Thursday, November 30, 2006

Christmas Card Collage

Today seemed like a good day to begin making some of the *annual* homemade cards I send out each Christmas. They are usually limited in number by my attention span. I gathered my refuse: printed envelope interiors, date due slips from the library wastebaskets, a Chinese or Japanese newspaper, and photocopies of fabric. And my glue stick.

I cut 8.5 by 11.5 sheets of 140# watercolor paper in half and did a bit of trimming with my decorative scissors. I made them the best size to fit into a manila envelope I have in bulk. The two here are: Left/first made. Right/last made.

These were quite enjoyable to put together. The *graphic* quality must be uppermost in one's thought process and the lights and darks must be very strong. There were a number of things I wanted to add but they didn't move the design forward. In fact, I had to actually *put* those weak elements in the trash to keep me from trying to use them on each piece.

This tradition of little trees for Christmas began in 2004 when I made tiny quilted fabric trees for 10 lucky friends. They kept them out all year. Last year everyone got a watercolor tree. and this year a paper collage. Now that I recollect: one person got an angel last year and another got a chicken. To reflect personal interests.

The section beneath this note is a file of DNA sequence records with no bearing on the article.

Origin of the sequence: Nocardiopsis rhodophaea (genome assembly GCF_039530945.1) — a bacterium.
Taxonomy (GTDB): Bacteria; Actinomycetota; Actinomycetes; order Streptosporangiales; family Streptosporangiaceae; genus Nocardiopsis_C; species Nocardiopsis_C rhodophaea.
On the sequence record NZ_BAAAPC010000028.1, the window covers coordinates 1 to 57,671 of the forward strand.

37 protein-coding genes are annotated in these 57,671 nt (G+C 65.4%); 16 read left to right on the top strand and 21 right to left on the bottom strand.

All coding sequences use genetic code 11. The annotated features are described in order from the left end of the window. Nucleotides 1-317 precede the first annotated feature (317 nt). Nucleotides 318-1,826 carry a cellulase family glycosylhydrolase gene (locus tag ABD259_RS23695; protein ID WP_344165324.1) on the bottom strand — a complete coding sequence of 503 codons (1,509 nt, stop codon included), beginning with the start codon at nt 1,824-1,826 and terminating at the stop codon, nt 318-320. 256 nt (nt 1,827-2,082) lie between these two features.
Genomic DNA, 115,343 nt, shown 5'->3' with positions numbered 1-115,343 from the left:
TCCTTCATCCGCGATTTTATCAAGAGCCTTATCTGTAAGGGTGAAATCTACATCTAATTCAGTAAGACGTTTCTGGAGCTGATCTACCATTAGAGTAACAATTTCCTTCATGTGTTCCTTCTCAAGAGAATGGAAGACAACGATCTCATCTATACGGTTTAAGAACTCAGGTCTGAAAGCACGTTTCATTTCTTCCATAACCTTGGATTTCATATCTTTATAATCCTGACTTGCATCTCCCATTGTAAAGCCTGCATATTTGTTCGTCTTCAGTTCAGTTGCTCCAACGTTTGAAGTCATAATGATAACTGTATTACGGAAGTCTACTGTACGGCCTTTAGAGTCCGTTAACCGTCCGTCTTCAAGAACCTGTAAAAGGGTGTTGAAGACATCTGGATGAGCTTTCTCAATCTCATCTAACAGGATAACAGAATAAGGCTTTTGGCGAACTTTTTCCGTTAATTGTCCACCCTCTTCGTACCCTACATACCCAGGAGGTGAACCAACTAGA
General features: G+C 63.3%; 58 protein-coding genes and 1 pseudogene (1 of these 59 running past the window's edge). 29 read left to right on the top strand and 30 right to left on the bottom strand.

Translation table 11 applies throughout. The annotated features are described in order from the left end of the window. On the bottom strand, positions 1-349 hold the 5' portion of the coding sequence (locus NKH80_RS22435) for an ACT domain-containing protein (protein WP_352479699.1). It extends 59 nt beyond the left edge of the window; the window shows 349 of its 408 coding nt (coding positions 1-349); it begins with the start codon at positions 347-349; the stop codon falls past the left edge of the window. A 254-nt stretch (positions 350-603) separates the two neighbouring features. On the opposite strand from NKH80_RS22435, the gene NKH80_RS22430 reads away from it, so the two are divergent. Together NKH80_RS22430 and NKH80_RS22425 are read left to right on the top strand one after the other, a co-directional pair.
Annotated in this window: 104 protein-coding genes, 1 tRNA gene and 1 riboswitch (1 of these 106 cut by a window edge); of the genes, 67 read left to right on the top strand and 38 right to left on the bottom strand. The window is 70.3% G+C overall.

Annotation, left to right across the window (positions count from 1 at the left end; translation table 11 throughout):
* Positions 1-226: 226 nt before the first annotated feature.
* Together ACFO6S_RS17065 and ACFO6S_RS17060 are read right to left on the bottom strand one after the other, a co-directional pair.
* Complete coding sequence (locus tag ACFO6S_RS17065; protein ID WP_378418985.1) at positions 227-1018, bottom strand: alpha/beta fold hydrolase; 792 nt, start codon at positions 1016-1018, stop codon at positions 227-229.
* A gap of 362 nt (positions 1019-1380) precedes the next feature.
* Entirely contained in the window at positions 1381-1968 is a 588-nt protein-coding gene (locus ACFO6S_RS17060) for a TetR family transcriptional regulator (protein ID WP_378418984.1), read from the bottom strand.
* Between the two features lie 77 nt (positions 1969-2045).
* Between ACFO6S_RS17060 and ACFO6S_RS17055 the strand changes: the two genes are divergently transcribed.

Halfway through the trees, I wanted more variety and so I took more stuff upstairs to my husband's office and photocopied things in black and white. If I have any advice here--use what you initially collected. Having too many choices makes for a messy thought process. Less usually works out best. I know there are lots of you who believe more is better but that rarely works out for me.

I have all my ArtShare art finished and ready to be mailed. I just have to prepare myself for the POST OFFICE. Our postal employees have had some instruction in customer service in the past few months and they are actually cheerful and helpful. This change in behaviour causes customers in line (always a long line) to stand and glaze over. Some even leave the line -- possibly believing they aren't in the right building.